How can I help my highly distracted son focus better?
Let me first say that I LOVE BIGGER!!! This is our first year, and I just love it! Thank you, Carrie!!! Now, here’s my problem. My son is 9, and he is “highly distracted.” I have never discussed this with a doctor. He is not hyperactive. However, he has a terrible time focusing on “seat work,” like Math, English, and Copywork. He will daydream and fiddle constantly. Most days, he has not completed his work by dinner. I do not believe it is an obedience issue. He even has a hard time focusing on his “play.” Oftentimes, he will tell me that he has a “story” in his head while he is playing with Legos, but his brain won’t stay with the story. It keeps wandering. He gets very frustrated when this happens. I definitely think he has a problem. What can I do to help my highly distracted son?
“Ms. Please Help with Ideas for My Highly Distracted Son”
Dear “Ms. Please Help with Ideas for My Highly Distracted Son,”
As kiddos get older, they often settle down some, and also learn to cope better with their various areas of strength/weakness. I remember when my oldest son was in 7th grade (aged 12 turning 13), that the change for him from grade 6 to grade 7 was markedly different! While he was highly distracted and always on the move in grade 6, by grade 7 he was steadily improving in this area. So, I’ll encourage you that time is on your side.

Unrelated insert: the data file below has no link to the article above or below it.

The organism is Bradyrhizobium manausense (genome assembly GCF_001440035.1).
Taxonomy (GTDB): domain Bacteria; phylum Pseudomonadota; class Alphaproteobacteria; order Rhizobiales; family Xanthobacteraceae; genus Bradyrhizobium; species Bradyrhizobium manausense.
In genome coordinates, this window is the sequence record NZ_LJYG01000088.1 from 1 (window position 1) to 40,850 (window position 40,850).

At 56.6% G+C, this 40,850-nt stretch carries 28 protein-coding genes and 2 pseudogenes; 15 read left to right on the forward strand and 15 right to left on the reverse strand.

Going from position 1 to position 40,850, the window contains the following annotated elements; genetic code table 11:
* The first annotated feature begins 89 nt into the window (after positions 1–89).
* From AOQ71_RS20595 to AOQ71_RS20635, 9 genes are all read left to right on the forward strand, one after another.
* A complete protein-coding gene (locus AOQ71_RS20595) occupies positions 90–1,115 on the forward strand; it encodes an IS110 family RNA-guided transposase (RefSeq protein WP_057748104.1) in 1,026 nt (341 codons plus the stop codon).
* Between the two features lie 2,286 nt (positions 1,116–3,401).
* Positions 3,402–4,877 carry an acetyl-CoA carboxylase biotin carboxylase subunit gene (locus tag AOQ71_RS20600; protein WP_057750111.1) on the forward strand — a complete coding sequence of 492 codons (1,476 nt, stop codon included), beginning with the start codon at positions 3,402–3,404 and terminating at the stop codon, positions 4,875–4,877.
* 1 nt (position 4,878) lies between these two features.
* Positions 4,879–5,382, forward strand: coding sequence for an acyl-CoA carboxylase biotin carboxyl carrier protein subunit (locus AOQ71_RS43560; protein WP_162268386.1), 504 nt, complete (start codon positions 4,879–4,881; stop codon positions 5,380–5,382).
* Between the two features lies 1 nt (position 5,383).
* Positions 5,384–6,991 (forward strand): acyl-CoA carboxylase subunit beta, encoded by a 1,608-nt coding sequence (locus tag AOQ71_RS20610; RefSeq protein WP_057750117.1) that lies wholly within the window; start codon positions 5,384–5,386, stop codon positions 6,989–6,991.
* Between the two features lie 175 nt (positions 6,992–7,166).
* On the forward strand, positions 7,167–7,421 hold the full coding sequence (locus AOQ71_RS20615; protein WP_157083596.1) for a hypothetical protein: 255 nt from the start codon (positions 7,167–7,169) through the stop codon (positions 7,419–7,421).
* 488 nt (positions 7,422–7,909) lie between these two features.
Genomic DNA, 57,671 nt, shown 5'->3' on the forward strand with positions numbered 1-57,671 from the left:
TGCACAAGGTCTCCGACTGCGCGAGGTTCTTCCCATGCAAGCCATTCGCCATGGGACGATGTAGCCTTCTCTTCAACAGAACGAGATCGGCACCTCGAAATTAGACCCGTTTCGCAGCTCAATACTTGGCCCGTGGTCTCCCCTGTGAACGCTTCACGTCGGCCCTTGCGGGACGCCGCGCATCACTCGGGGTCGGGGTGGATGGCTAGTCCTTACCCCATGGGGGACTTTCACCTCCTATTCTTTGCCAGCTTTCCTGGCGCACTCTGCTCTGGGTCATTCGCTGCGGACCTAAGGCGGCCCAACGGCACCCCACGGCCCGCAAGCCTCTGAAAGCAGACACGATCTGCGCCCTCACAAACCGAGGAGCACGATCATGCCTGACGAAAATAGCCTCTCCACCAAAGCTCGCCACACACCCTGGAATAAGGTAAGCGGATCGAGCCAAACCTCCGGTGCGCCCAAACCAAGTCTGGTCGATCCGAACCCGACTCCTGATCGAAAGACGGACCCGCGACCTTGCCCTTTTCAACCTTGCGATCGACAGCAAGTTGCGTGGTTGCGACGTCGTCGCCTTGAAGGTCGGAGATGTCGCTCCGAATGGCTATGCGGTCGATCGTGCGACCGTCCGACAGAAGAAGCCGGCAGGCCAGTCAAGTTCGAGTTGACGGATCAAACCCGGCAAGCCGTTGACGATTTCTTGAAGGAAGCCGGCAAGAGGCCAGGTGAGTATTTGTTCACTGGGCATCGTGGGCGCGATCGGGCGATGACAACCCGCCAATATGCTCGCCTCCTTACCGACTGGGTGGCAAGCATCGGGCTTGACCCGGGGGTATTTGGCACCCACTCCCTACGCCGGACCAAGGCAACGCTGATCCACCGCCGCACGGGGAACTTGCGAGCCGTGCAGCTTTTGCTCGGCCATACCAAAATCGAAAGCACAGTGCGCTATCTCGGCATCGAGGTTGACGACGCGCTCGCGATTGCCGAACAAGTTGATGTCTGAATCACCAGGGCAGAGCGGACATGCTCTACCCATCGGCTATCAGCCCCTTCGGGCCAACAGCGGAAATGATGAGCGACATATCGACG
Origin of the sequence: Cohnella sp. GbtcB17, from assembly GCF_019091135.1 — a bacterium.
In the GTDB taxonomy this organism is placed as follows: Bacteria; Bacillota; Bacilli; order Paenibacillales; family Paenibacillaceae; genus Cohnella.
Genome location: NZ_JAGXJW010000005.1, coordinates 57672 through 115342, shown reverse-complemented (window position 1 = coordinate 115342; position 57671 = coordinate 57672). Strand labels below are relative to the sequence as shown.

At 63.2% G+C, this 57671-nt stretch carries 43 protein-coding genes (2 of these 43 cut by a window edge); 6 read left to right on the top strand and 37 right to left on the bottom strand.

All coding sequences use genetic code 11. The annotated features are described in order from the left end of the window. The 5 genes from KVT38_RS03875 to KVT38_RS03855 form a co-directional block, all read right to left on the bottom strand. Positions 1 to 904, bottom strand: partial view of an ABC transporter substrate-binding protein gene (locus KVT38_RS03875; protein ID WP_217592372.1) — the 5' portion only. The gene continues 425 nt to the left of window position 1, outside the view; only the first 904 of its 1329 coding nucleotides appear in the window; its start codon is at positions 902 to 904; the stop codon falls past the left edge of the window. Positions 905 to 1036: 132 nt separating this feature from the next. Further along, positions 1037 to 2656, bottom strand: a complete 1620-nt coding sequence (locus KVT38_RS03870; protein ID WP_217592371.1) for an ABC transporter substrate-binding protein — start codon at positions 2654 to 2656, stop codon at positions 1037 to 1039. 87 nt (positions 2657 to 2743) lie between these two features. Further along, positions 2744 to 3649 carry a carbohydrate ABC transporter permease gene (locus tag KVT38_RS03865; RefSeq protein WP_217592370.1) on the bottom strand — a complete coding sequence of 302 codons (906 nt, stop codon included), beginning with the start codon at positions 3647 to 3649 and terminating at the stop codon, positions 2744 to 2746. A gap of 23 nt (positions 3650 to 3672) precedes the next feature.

I can empathize with you and your highly distracted son having trouble with focus!
My second son is more of a highly distracted child, unless he really gets into his task. Then, he’s a single task child, who cannot be interrupted (or even hear anyone else it would seem)! I have to strive not to repeat myself with him all day long! Focus is his hardest issue! My third son used to fall off the couch during our lessons several times a day, just because he was such a squirmer. So, I can empathize!
We find these things to be quite necessary for highly distracted children to maintain better focus.
Over the years, we have found certain things to be quite necessary for highly distracted children to focus better. First, we keep lessons short, as in 15 minutes or less. Second, we vary activities between oral and written work. Third, we try to do the most difficult thing first or second in the day. Fourth, we set the timer (one that doesn’t tick out loud) and put it near the child. Fifth, we sit next to the child for his/her hardest subject. Sixth, we have a quiet room for working that is away from distracting sounds (i.e. phones ringing, music playing, computer sounds, television noise, etc.). At our house this ‘quiet room’ rotates to wherever the rest of the people are not. Seventh, we break up the day with recess, lunch, computer time, etc., so their work is not all in a row.
Finally, we find touch can help highly distracted kiddos refocus. For example, if your kiddo is daydreaming, instead of speaking, just walk past him and rub or pat his back. This helped mine refocus and get back to work. I also will sometime walk by and just point to the timer, without speaking, to draw his attention to that as a means of refocusing. Anyway, you are not alone on this, and boys seem to have it even more than girls. Almost all of the boys in my third/fourth grade public school classrooms were this way too! I wrote the Heart of Dakota guides while homeschooling some of my own highly distracted kiddos, so hopefully the design of the plans will be a help as well!